Dear Cherished Readers,
Phew…. it has been about 14 weeks since we started homeschooling and finally, I have got into some sort of routine to be able to blog, AlhamduliLlah. It has been a flexible few months, all of us trying to adapt to a new lifestyle… the menu and household chores have been delegated which frees up time for me to homeschool. Things don’t always get done though… and it has been a journey that has involved embracing imperfection and mess for the sake of harmony.
Easier said than done!!
In reality, the journey has involved me getting really annoyed when family members don’t do their agreed bit (or lot!), resulting in me shouting and complaining… and then feeling awful for it. MashaAllah my family are very happy to help as long as it’s fair and doable, and by reminding everyone in a friendly manner makes the whole experience a lot more pleasant. So how to do it in a friendly way and not an explosive one?
One very useful formula I have learnt from Kim John Payne, author of Simplicity Parenting and The Soul of Discipline is DADD.
Disagree – Affirm – Discover – Do Again.
- Disagree with the way things are happening
- Affirm the good the person does (steps 1 and 2 can be swapped if more useful)
- Discover what is causing things to not go according to plan
- Do again. Either help them do it again or work out how they will do it again more successfully
And it really does work a charm, Alhamdulillah.
Let me give you an example:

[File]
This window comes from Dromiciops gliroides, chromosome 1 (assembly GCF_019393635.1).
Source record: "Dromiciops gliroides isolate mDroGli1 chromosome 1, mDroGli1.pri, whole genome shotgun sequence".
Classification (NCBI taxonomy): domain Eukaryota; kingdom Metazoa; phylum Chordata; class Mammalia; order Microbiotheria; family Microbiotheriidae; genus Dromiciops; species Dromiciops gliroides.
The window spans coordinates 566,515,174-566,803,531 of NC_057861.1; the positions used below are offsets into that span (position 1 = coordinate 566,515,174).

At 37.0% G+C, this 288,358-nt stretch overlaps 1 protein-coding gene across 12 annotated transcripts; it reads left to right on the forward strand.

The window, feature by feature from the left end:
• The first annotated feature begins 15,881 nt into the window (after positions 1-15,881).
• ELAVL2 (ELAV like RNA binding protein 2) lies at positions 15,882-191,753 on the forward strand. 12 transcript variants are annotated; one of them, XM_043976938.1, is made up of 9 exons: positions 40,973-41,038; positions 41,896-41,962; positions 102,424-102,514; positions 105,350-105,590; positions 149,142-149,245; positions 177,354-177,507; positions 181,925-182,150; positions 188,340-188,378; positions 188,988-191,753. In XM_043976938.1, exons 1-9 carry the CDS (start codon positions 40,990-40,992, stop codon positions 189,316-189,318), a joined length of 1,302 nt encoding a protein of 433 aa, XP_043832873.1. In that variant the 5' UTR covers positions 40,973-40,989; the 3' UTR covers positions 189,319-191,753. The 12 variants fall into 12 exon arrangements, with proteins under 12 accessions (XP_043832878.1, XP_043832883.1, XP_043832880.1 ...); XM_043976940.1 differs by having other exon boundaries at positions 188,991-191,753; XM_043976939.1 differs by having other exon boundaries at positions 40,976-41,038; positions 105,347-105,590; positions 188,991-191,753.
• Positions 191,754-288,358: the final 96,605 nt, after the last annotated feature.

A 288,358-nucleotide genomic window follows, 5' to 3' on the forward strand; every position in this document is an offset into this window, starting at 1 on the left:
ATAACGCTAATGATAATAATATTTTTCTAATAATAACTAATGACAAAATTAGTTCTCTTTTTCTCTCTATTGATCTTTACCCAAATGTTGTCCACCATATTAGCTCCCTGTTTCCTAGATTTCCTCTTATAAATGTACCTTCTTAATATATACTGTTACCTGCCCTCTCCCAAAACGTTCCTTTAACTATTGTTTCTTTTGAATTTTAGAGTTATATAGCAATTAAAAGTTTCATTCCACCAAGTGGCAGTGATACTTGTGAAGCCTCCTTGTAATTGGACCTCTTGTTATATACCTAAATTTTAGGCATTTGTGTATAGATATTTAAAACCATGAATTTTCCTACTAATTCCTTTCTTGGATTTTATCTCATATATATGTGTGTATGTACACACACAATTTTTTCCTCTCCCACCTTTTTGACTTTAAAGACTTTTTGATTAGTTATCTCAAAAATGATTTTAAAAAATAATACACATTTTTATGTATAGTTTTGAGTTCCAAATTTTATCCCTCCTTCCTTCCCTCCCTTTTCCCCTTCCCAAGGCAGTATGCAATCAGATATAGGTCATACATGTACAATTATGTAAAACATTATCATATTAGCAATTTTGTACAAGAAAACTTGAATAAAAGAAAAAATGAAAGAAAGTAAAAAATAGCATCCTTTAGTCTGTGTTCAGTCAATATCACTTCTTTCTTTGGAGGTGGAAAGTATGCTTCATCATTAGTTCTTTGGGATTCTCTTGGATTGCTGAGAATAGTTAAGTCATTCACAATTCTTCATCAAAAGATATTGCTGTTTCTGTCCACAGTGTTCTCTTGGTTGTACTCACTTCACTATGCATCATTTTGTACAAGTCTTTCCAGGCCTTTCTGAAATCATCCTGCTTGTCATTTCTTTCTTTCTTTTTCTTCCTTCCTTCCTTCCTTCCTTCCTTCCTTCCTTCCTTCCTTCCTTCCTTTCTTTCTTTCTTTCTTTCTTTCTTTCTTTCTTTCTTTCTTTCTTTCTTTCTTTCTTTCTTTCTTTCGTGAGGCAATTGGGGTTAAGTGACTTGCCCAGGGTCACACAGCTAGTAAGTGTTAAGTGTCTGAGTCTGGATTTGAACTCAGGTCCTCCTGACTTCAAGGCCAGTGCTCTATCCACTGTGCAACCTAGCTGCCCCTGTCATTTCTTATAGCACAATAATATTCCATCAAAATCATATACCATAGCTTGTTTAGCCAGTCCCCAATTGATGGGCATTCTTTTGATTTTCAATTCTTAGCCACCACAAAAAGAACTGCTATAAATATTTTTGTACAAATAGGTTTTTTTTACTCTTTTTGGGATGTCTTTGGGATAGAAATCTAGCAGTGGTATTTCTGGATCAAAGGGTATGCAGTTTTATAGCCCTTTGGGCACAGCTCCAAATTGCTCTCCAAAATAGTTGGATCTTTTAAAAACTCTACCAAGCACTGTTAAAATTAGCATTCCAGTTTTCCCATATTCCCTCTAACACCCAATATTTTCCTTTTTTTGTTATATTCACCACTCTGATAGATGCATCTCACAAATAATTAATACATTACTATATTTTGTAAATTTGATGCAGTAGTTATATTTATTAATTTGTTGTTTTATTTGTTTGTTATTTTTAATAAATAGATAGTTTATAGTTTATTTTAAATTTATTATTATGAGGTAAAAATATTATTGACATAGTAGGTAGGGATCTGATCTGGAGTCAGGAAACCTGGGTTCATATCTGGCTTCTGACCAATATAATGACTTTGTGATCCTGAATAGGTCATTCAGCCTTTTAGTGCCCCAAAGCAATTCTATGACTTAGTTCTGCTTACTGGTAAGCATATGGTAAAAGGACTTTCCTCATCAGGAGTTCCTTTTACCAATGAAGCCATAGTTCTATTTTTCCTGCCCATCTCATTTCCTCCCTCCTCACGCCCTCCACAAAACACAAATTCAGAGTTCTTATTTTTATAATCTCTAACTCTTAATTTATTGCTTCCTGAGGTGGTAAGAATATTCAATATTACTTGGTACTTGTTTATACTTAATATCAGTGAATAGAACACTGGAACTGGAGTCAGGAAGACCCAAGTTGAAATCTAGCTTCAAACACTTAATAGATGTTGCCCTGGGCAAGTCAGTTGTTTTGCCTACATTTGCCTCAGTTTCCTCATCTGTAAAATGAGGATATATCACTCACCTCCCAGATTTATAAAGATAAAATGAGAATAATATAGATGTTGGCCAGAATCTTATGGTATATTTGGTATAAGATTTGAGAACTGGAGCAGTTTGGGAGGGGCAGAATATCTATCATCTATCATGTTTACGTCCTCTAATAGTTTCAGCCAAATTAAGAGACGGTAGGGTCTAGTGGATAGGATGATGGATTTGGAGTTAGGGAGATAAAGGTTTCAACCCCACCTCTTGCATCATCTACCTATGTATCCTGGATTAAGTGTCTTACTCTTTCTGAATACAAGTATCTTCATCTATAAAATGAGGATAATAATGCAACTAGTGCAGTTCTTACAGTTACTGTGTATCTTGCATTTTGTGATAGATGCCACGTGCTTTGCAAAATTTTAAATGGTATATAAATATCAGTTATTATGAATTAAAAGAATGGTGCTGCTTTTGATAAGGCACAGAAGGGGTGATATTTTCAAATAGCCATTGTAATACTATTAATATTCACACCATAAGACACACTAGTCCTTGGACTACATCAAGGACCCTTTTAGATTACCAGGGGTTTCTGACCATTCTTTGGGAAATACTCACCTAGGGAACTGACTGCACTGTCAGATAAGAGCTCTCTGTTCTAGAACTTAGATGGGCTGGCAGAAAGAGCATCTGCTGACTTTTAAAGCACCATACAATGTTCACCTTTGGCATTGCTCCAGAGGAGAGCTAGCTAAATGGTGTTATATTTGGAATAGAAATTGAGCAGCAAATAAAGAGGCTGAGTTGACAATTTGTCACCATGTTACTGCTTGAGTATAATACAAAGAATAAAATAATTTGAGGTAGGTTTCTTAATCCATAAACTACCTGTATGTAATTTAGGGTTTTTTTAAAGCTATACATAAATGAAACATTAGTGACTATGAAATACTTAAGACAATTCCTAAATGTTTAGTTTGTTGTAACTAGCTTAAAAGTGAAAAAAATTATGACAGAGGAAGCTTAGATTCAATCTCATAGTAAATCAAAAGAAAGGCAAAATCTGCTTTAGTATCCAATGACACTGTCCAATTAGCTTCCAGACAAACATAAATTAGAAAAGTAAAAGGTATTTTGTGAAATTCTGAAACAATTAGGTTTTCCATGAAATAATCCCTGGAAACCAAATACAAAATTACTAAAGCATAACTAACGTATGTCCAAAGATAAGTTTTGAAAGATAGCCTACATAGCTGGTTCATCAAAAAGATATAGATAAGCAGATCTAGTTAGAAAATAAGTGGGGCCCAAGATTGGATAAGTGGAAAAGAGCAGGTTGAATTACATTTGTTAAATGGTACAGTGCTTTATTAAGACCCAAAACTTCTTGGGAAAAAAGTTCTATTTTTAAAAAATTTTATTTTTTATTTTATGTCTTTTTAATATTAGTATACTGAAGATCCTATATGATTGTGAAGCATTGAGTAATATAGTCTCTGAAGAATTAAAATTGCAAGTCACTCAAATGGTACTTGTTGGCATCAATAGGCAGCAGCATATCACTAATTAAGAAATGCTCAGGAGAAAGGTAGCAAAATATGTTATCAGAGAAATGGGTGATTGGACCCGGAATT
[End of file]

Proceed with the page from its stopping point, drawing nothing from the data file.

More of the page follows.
One of my sons has the laundry responsibility. And one morning I noticed a basket of washed and over-dried clothes in the kitchen. The next day it was still there but had acquired a sibling. The morning after, as I walked into the kitchen, I wondered what would greet me. I was right, the baskets were still there, but what was more, there was another load being washed.
I had so many thoughts going through my head, calculating the options. I wanted to give him a good telling off, was thinking of begrudgingly sort out the laundry myself, and was even thinking ‘should I just get a cleaner?’ However, I decided to use DADD.
- Disagree: I told my son I was upset that there was so much accumulated laundry, which meant that all of us were looking for clean clothes. I impressed the need for sorting out dried clothes sooner rather than later so they would need less (or no) ironing.
- Affirm: I affirmed what a good job he normally does with the laundry, and how he is helpful in so many ways.
- Discover: I asked him what was up. ‘How come this is happening?’ and what he said really amazed me. He told me that his laundry routine had been fine until I moved the ironing board upstairs. With no ironing board open in the kitchen (I had made space for my daughter’s art desk in the place it used to be), he had less space to sort out the clothes. He couldn’t put them on the art desk as it was always messy. He couldn’t put the clothes on the worktop as there was always food or crumbs there, and when he took the laundry upstairs to sort out, it was harder as he had to put everyone’s clothes in everyone’s rooms. (in the kitchen we have a cupboard with a tub for every family member to sort out all the smalls). Hence he kept putting it off. To tell you the truth, I found it hard to believe, and said ‘so you mean to say if the ironing board came down, you would always be on top of the laundry?’ I really didn’t think he would say it, but he said yes.
- Do Again: I immediately agreed to bring the ironing board back ‘I will make it fit!’ I said to him! Before the day was over I brought it back down again, and once more, mashaAllah, peace and harmony were restored to the Malik House. 🙂
Try to apply the DADD principle next time you want to blow up and see if you discover anything as profound and simple as a moved ironing board.